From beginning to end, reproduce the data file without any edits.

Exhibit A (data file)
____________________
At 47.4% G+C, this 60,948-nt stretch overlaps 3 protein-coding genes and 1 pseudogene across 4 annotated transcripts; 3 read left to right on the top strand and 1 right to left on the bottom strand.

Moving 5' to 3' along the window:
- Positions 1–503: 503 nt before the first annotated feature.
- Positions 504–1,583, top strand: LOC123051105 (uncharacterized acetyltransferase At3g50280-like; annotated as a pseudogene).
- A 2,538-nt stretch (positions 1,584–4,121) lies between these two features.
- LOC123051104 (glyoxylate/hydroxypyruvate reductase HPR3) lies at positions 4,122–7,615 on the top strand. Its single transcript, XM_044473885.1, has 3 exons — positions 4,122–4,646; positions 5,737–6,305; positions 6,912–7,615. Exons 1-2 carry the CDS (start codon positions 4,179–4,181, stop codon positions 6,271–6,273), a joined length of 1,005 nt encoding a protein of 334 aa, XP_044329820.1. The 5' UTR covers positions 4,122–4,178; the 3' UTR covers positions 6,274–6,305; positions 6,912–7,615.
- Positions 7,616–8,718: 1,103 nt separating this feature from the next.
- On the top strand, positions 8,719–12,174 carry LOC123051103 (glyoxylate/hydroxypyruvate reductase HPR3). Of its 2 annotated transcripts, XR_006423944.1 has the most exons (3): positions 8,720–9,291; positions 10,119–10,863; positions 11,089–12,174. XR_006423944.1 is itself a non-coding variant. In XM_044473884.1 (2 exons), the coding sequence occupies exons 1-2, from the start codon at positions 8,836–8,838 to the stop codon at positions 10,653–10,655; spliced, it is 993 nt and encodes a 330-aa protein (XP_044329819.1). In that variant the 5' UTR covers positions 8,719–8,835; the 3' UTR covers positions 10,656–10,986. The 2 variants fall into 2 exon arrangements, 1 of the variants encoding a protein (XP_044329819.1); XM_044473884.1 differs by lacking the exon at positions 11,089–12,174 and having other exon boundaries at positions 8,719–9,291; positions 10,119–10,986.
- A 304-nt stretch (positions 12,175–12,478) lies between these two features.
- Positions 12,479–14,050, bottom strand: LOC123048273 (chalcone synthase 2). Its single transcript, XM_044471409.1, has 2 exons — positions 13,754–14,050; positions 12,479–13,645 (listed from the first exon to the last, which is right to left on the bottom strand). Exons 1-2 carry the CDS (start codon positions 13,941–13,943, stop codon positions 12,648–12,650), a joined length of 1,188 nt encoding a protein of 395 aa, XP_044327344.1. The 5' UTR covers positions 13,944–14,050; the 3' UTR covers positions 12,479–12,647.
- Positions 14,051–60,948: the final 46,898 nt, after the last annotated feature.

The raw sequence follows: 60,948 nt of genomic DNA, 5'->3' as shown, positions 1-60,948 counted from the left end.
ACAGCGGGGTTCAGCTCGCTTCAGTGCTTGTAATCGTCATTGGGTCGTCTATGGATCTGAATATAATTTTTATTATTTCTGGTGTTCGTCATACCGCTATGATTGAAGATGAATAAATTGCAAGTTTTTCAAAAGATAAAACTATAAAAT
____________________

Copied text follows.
At 47.4% G+C, this 60,948-nt stretch overlaps 3 protein-coding genes and 1 pseudogene across 4 annotated transcripts; 3 read left to right on the top strand and 1 right to left on the bottom strand.

Moving 5' to 3' along the window:
- Positions 1–503: 503 nt before the first annotated feature.
- Positions 504–1,583, top strand: LOC123051105 (uncharacterized acetyltransferase At3g50280-like; annotated as a pseudogene).
- A 2,538-nt stretch (positions 1,584–4,121) lies between these two features.
- LOC123051104 (glyoxylate/hydroxypyruvate reductase HPR3) lies at positions 4,122–7,615 on the top strand. Its single transcript, XM_044473885.1, has 3 exons — positions 4,122–4,646; positions 5,737–6,305; positions 6,912–7,615. Exons 1-2 carry the CDS (start codon positions 4,179–4,181, stop codon positions 6,271–6,273), a joined length of 1,005 nt encoding a protein of 334 aa, XP_044329820.1. The 5' UTR covers positions 4,122–4,178; the 3' UTR covers positions 6,274–6,305; positions 6,912–7,615.
- Positions 7,616–8,718: 1,103 nt separating this feature from the next.
- On the top strand, positions 8,719–12,174 carry LOC123051103 (glyoxylate/hydroxypyruvate reductase HPR3). Of its 2 annotated transcripts, XR_006423944.1 has the most exons (3): positions 8,720–9,291; positions 10,119–10,863; positions 11,089–12,174. XR_006423944.1 is itself a non-coding variant. In XM_044473884.1 (2 exons), the coding sequence occupies exons 1-2, from the start codon at positions 8,836–8,838 to the stop codon at positions 10,653–10,655; spliced, it is 993 nt and encodes a 330-aa protein (XP_044329819.1). In that variant the 5' UTR covers positions 8,719–8,835; the 3' UTR covers positions 10,656–10,986. The 2 variants fall into 2 exon arrangements, 1 of the variants encoding a protein (XP_044329819.1); XM_044473884.1 differs by lacking the exon at positions 11,089–12,174 and having other exon boundaries at positions 8,719–9,291; positions 10,119–10,986.
- A 304-nt stretch (positions 12,175–12,478) lies between these two features.
- Positions 12,479–14,050, bottom strand: LOC123048273 (chalcone synthase 2). Its single transcript, XM_044471409.1, has 2 exons — positions 13,754–14,050; positions 12,479–13,645 (listed from the first exon to the last, which is right to left on the bottom strand). Exons 1-2 carry the CDS (start codon positions 13,941–13,943, stop codon positions 12,648–12,650), a joined length of 1,188 nt encoding a protein of 395 aa, XP_044327344.1. The 5' UTR covers positions 13,944–14,050; the 3' UTR covers positions 12,479–12,647.
- Positions 14,051–60,948: the final 46,898 nt, after the last annotated feature.

The raw sequence follows: 60,948 nt of genomic DNA, 5'->3' as shown, positions 1-60,948 counted from the left end.
ACAGCGGGGTTCAGCTCGCTTCAGTGCTTGTAATCGTCATTGGGTCGTCTATGGATCTGAATATAATTTTTATTATTTCTGGTGTTCGTCATACCGCTATGATTGAAGATGAATAAATTGCAAGTTTTTCAAAAGATAAAACTATAAAAT